J. Matt Barber
Don't ask, don't bleed
By J. Matt Barber
March 5, 2010

The U.S. military has always discriminated. There are a host of malignant behaviors such as illicit drug use or habitual criminality that can render a person ineligible to serve. As my father-in-law learned, there are also benign maladies such as vision impairment or flat feet that can bar an otherwise eligible applicant. Any number of behaviors or conditions with varying degrees of severity can dash one's hope of donning the uniform.

This is discrimination only insofar as "discriminating minds" with expertise in these matters have found that such restrictions are necessary to maintain excellence in our historically unparalleled fighting force.

In formal recognition of the long-established finding that "homosexuality is incompatible with military service," federal law — Section 654, Title 10 — objectively prescribes the following:

  • The primary purpose of the armed forces is to prepare for and to prevail in combat should the need arise;

  • Success in combat requires military units that are characterized by high morale, good order and discipline, and unit cohesion;

  • The prohibition against homosexual conduct is a long-standing element of military law that continues to be necessary in the unique circumstances of military service;

  • The presence in the armed forces of persons who demonstrate a propensity or intent to engage in homosexual acts would create an unacceptable risk to the high standards of morale, good order and discipline, and unit cohesion that are the essence of military capability; and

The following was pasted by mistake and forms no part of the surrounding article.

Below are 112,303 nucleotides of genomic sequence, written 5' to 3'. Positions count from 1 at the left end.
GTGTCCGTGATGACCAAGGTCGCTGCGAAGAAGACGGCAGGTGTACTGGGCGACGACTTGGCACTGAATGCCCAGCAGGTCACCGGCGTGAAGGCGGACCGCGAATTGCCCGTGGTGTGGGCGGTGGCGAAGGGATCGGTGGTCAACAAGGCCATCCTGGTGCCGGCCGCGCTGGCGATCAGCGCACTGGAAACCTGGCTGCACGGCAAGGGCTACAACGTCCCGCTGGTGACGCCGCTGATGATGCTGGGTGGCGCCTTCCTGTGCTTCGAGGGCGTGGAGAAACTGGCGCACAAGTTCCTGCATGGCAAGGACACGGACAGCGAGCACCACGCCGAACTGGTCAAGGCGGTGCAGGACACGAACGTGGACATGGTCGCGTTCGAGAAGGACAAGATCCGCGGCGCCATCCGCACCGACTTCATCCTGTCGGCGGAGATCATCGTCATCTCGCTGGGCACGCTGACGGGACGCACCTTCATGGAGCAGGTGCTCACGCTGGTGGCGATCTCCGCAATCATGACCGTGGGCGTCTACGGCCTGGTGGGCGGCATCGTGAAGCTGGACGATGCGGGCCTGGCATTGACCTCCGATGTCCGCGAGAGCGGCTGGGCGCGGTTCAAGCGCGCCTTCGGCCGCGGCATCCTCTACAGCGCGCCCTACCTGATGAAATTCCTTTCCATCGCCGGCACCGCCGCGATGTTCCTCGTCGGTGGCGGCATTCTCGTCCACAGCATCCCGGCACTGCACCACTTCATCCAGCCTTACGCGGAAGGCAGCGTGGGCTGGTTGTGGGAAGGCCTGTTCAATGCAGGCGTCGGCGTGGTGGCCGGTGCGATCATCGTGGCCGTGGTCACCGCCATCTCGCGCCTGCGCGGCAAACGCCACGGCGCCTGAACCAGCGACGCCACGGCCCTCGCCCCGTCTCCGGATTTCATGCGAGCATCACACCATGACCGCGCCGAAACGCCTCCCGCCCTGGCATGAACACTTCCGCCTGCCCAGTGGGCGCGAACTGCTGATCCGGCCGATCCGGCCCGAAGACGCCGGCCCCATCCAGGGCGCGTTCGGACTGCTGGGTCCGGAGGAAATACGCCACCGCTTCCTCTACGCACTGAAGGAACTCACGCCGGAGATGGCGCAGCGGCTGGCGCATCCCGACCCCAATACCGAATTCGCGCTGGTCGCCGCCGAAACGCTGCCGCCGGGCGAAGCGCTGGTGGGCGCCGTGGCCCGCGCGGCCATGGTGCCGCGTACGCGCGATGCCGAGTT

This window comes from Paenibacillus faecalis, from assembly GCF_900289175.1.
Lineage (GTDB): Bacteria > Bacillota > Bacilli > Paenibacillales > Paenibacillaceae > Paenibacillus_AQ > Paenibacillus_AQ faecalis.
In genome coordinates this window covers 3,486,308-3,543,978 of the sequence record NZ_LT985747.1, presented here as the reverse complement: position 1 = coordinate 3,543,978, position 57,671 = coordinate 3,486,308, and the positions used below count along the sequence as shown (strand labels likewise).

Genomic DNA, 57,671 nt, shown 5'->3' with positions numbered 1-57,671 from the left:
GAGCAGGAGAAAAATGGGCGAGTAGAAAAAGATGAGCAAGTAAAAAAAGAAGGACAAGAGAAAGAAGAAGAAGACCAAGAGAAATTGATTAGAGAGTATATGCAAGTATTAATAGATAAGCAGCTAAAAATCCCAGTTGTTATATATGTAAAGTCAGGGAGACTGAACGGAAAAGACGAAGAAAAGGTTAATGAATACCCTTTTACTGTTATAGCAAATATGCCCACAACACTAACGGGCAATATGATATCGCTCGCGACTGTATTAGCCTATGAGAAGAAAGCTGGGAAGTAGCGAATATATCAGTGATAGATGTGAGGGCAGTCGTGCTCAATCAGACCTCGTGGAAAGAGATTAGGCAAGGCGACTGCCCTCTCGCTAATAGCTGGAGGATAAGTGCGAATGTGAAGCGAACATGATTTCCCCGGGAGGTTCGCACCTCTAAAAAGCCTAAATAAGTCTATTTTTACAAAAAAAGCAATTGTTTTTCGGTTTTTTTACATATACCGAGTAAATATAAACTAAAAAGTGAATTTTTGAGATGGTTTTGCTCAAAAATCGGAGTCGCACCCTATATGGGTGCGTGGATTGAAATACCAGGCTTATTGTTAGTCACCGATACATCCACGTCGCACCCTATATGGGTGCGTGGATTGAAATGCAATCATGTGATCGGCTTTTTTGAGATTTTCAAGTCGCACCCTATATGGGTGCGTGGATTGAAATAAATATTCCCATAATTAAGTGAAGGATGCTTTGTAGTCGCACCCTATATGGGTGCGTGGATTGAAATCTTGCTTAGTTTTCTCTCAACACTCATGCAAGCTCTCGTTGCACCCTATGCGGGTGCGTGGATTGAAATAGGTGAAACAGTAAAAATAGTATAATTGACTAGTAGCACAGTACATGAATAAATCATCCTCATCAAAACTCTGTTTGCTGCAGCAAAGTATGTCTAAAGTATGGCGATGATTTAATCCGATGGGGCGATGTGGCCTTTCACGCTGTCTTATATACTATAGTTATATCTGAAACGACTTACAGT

• There is no constitutional right to serve in the armed forces.

Indeed, federal courts have ruled over and again that a prohibition against homosexual conduct within the ranks of the military is both constitutional and justified.

So now that Barack Obama is president, what has changed? Is there something about "out and proud" homosexuality, hitherto absent or unseen, that suddenly makes it compatible with military service? Is there something about our military that has, for the first time in history, made it compatible with this particular lifestyle?

The answer to both is no.

The fact that "homosexual acts would create an unacceptable risk to the high standards of morale, good order and discipline" has not changed. Proponents of military homosexualization offer scant evidence to the contrary. In truth, the only thing that has changed is politics.

Reasons for incompatibility are manifold. They are firmly rooted in both common sense and in the "settled" anthropological, sociopolitical and medical sciences, as well as the theological arena. Taken alone, each provides ample justification for maintaining the status quo. Combined, they prove the case. For now — in the interest of brevity — we'll focus on but one: medical science.

Consider that current U.S. health regulations prohibit men who have sex with men (MSM — aka "gays") from donating blood. Studies conducted by the Centers for Disease Control and Prevention and the Food and Drug Administration categorically confirm that if MSM were permitted to give blood, the general population would be placed at risk.